Yes things, material things. This means money, cars, boats, houses, furniture, art, electronics, etc…
Right up front, I myself am guilty of this. More so that I wanted to admit to myself, and it is very hard thing to eliminate from ones life. The nature of our society makes some materialism both inevitable and necessary. The important thing is to keep it in perspective and to keep your priorities straight. There is no evil inherent in becoming fiscally wealthy through industriousness nor in being fiscally poor inspite of industriousness. All of us must provide for our families to the best of abilities and according to our needs. What we must do to keep our perspective and priorities straight is not to allow wealth to be defined by material things. Love is wealth, Faith is wealth, and children are our greatest wealth. For in the end – how do your accomplishments profit you if you have no family of your own to share them with. What profit is there in acquiring those material things if your wife and children become part of the price you must pay – it would seem a hollow victory to me. I did learn one thing for myself – my happiness is not to be found in material things, but rather in true love both given and received.
In truth, my greatest wealth is in the love of my God, my wife, and my children. My greatest accomplishment is the title of Husband she bestowed on me, and the children she blessed us both with. Everything else pales to mere shadows in comparison. It can be a humbling thing when your whole life comes into perspective and you realize what really is important to you, I pray that you will not be at death’s door when you receive this revelation.
Do you judge the success or quality of your marriage by the material possessions it accumulates or the position it gains you? Then why would you judge your own success by that measure?
Have you stopped to consider how little in this life is truly important. Your body will die – none of us is immune, everything dies. It is a natural (if uncomfortable to talk about) part of our lives. After you are dead – what will you leave behind? Memories and an epitaph on a tombstone.
What do you want your tombstone to say? “Successful <Insert your Occupation or Profession Here>” or “loving husband and father”.
What memories will you leave behind? Will they be memories of a man that the widow and her children hardly saw because he was always working or travelling in order to be “Successful”. Will you children have more memories of nannies and alternative caregivers than you? What will they remember about you?
Being hardworking and industrious is always a good thing – but as is necessary to provide for your family. At some point it becomes greed and vanity. You begin to amass wealth in large quantities, purchase things you don’t need or even want just to make an impression on others. Often people sacrifice the one treasure permitted you on earth that can survive your death – Children. A precious Gift from God that assures even the non-believer a modicum of immortality in knowing that part of them remains alive in each of their children. We are convinced to sacrifice that joy and certitude for hollow material things that will crumble to dust or disuse in mere years. Our wives are often convinced by society that their natural purpose for which they alone are biologically equipped (birthing and nursing our children) is a waste of their time and talents. Ask yourself if your wife would prefer “Devoted Wife and Mother” instead of “#1 Accountant 1982-1995” on her tombstone.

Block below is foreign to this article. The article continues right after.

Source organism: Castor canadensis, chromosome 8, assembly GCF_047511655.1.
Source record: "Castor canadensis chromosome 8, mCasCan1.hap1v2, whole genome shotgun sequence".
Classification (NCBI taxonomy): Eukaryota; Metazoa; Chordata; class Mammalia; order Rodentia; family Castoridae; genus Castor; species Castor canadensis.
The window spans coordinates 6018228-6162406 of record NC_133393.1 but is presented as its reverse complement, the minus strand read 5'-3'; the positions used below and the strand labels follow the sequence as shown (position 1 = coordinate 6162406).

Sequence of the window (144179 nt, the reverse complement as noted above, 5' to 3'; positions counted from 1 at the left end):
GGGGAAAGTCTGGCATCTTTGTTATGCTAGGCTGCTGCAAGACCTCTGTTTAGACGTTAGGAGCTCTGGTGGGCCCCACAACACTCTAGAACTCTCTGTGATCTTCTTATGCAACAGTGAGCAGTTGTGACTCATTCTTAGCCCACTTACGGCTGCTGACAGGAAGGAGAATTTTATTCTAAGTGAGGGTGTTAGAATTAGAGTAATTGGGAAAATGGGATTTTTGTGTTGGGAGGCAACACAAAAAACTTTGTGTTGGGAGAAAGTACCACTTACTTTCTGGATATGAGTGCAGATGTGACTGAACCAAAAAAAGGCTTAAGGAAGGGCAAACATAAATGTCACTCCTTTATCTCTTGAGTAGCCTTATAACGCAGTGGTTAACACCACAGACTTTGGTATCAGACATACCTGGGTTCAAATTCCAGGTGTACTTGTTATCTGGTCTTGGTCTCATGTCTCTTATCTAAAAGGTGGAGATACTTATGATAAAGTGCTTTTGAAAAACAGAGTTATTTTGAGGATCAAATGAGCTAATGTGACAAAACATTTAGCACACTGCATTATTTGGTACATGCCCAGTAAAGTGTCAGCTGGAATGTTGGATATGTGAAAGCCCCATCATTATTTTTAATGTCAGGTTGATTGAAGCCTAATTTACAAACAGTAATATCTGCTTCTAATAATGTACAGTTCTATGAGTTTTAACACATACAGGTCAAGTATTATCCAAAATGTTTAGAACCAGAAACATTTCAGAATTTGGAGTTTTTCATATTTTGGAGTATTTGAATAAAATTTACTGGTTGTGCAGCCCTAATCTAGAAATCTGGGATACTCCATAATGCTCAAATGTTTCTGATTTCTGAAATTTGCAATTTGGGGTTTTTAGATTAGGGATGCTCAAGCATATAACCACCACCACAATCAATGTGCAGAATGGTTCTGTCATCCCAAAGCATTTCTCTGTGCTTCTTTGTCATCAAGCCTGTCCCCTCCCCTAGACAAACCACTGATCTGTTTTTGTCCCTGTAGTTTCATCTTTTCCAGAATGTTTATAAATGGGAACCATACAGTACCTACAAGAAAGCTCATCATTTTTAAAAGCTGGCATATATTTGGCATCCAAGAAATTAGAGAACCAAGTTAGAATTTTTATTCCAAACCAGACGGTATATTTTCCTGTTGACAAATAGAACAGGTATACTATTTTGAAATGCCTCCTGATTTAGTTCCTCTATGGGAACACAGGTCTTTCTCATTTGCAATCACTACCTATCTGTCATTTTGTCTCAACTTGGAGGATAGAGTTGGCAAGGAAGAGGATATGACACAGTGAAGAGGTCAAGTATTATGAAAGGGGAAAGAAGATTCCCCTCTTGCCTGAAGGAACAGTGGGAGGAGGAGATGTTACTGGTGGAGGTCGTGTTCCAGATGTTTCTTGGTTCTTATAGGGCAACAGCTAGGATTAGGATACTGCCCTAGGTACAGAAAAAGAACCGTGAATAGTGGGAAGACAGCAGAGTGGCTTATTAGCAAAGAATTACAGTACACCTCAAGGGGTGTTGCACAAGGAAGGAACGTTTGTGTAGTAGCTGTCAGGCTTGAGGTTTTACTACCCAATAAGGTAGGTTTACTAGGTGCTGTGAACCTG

While I have you thinking about this – ask yourself which is more important to you, a sacramental marriage and children or a successful career. If you chose the career then you have my most earnest prayers. A sacramental marriage requires that you put your wife before yourself in all things – this is a beautiful and noble thing even when done by just one of you, and wonderful beyond all description when it is returned in kind. Children are a gift to each of you from the other, representing the physical embodiment of that sacramental love – they are an investment in the future of all humanity. To a child – an afternoon at the park with their father is worth more than all the tea in China.
If you think you are wealthy, ask yourself who will truly mourn your passing? Were you ever truly loved even once in your life and did your bind that love in the Sacrament of Matrimony or let it go in order to finish and education or pursue other things? Did you ever have twinges of regret wondering what could have been? Imagine how unimportant so many of the things we commonly hold dear will be to you at the moment of death. Remember that when you leave this life, you can only take memories and regrets. What harm is there in trying to make a few happy memories -and potentially resolve some regrets ahead of time, after all one can never know the day or the hour when death will come.
Ask yourself one final question – Why am I here? If you can’t say that God put you on this Earth to dominate other men, to acquire fleeting material wealth then you might also want to consider some thoughtful prayers requesting guidance from God on the direction of your life.
I will be praying for everyone who is discerning their purpose and direction in life this Lenten season. If you have your priorities in order and are happy and at peace then please join me in prayer for others.